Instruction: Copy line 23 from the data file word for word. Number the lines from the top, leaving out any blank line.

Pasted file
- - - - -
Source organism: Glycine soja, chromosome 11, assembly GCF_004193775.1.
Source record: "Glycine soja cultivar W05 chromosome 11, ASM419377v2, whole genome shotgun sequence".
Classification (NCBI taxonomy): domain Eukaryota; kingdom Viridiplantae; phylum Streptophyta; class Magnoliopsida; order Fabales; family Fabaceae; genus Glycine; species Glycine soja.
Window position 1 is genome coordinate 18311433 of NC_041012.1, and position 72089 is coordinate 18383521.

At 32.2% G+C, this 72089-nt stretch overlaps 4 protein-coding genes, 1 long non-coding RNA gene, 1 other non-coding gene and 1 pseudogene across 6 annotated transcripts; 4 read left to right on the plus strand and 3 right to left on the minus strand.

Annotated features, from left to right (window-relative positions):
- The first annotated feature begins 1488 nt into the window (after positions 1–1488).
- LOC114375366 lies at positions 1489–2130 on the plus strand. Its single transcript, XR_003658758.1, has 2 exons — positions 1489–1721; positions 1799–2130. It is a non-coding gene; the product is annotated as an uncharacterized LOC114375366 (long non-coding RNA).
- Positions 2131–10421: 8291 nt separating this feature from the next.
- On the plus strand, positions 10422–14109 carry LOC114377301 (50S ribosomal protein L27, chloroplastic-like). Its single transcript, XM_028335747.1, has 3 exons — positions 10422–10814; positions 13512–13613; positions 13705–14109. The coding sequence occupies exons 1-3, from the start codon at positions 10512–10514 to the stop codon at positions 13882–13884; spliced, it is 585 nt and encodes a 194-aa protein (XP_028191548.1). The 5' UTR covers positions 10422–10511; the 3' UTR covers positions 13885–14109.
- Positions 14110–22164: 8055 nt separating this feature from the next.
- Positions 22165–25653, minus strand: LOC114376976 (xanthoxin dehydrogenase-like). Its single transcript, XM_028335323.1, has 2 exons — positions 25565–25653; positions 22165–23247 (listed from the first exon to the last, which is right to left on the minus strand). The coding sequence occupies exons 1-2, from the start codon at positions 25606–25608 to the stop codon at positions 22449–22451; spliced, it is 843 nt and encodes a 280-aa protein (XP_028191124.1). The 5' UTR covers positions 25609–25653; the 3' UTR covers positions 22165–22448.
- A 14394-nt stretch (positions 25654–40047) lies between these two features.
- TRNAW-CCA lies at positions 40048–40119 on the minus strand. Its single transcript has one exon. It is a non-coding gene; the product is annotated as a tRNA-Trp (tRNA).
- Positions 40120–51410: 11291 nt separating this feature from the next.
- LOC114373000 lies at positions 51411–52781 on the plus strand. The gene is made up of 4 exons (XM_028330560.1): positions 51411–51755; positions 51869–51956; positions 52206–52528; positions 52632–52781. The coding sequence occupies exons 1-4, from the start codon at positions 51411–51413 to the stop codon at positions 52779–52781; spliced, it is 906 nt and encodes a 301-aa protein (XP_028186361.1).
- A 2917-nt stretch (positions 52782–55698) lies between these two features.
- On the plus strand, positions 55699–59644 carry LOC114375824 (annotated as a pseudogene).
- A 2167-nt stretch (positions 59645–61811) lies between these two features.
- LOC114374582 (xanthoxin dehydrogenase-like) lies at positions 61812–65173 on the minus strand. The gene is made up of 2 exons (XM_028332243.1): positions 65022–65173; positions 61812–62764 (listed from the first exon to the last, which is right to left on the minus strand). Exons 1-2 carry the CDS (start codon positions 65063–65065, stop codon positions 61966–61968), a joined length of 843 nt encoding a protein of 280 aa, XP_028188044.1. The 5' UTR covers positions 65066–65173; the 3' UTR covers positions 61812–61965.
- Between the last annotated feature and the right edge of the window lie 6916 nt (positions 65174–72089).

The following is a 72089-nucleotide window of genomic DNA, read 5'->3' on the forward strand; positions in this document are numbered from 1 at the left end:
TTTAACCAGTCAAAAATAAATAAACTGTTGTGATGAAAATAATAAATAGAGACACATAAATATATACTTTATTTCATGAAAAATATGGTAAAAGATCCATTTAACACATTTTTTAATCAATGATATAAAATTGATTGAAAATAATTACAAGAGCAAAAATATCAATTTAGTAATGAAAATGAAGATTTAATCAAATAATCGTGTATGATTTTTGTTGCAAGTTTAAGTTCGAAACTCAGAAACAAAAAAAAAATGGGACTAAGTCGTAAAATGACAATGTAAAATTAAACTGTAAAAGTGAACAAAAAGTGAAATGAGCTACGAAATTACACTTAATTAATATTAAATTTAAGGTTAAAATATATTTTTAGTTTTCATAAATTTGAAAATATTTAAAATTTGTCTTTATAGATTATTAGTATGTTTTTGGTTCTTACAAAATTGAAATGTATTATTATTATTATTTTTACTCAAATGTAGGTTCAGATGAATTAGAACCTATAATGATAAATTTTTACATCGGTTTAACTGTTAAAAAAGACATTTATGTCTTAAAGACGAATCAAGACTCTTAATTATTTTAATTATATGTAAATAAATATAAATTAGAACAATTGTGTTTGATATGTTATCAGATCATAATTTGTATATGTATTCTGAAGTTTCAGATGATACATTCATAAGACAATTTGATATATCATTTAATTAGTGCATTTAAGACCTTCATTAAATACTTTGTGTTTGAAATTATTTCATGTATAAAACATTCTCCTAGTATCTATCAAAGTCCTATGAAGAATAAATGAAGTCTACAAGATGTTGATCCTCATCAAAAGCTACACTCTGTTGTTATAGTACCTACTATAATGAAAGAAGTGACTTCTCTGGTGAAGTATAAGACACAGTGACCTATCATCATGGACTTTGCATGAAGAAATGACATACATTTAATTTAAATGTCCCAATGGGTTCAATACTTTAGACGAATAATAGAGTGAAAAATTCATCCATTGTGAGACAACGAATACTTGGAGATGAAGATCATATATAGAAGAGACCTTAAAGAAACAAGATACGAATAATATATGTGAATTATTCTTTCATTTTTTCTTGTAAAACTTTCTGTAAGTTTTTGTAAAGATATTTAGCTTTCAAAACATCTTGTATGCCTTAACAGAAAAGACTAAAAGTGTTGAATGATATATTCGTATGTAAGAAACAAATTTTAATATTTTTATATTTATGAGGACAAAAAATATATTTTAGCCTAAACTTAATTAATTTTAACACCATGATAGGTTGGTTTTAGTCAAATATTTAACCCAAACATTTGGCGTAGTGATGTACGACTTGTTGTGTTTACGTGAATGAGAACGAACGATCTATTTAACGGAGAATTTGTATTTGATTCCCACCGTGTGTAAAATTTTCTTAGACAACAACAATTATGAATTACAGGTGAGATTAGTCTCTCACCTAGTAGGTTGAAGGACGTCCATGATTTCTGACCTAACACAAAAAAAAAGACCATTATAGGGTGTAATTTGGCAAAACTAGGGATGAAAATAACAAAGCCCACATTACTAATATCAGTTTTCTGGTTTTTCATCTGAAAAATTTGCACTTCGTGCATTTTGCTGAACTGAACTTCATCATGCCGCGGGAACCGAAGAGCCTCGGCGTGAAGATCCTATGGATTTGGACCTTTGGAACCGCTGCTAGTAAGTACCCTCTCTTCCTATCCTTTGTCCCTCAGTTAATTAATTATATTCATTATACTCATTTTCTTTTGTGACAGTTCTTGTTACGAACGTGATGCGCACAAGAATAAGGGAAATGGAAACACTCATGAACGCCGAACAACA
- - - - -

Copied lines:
TTTAACCAGTCAAAAATAAATAAACTGTTGTGATGAAAATAATAAATAGAGACACATAAATATATACTTTATTTCATGAAAAATATGGTAAAAGATCCATTTAACACATTTTTTAATCAATGATATAAAATTGATTGAAAATAATTACAAGAGCAAAAATATCAATTTAGTAATGAAAATGAAGATTTAATCAAATAATCGTGTATGATTTTTGTTGCAAGTTTAAGTTCGAAACTCAGAAACAAAAAAAAAATGGGACTAAGTCGTAAAATGACAATGTAAAATTAAACTGTAAAAGTGAACAAAAAGTGAAATGAGCTACGAAATTACACTTAATTAATATTAAATTTAAGGTTAAAATATATTTTTAGTTTTCATAAATTTGAAAATATTTAAAATTTGTCTTTATAGATTATTAGTATGTTTTTGGTTCTTACAAAATTGAAATGTATTATTATTATTATTTTTACTCAAATGTAGGTTCAGATGAATTAGAACCTATAATGATAAATTTTTACATCGGTTTAACTGTTAAAAAAGACATTTATGTCTTAAAGACGAATCAAGACTCTTAATTATTTTAATTATATGTAAATAAATATAAATTAGAACAATTGTGTTTGATATGTTATCAGATCATAATTTGTATATGTATTCTGAAGTTTCAGATGATACATTCATAAGACAATTTGATATATCATTTAATTAGTGCATTTAAGACCTTCATTAAATACTTTGTGTTTGAAATTATTTCATGTATAAAACATTCTCCTAGTATCTATCAAAGTCCTATGAAGAATAAATGAAGTCTACAAGATGTTGATCCTCATCAAAAGCTACACTCTGTTGTTATAGTACCTACTATAATGAAAGAAGTGACTTCTCTGGTGAAGTATAAGACACAGTGACCTATCATCATGGACTTTGCATGAAGAAATGACATACATTTAATTTAAATGTCCCAATGGGTTCAATACTTTAGACGAATAATAGAGTGAAAAATTCATCCATTGTGAGACAACGAATACTTGGAGATGAAGATCATATATAGAAGAGACCTTAAAGAAACAAGATACGAATAATATATGTGAATTATTCTTTCATTTTTTCTTGTAAAACTTTCTGTAAGTTTTTGTAAAGATATTTAGCTTTCAAAACATCTTGTATGCCTTAACAGAAAAGACTAAAAGTGTTGAATGATATATTCGTATGTAAGAAACAAATTTTAATATTTTTATATTTATGAGGACAAAAAATATATTTTAGCCTAAACTTAATTAATTTTAACACCATGATAGGTTGGTTTTAGTCAAATATTTAACCCAAACATTTGGCGTAGTGATGTACGACTTGTTGTGTTTACGTGAATGAGAACGAACGATCTATTTAACGGAGAATTTGTATTTGATTCCCACCGTGTGTAAAATTTTCTTAGACAACAACAATTATGAATTACAGGTGAGATTAGTCTCTCACCTAGTAGGTTGAAGGACGTCCATGATTTCTGACCTAACACAAAAAAAAAGACCATTATAGGGTGTAATTTGGCAAAACTAGGGATGAAAATAACAAAGCCCACATTACTAATATCAGTTTTCTGGTTTTTCATCTGAAAAATTTGCACTTCGTGCATTTTGCTGAACTGAACTTCATCATGCCGCGGGAACCGAAGAGCCTCGGCGTGAAGATCCTATGGATTTGGACCTTTGGAACCGCTGCTAGTAAGTACCCTCTCTTCCTATCCTTTGTCCCTCAGTTAATTAATTATATTCATTATACTCATTTTCTTTTGTGACAGTTCTTGTTACGAACGTGATGCGCACAAGAATAAGGGAAATGGAAACACTCATGAACGCCGAACAACA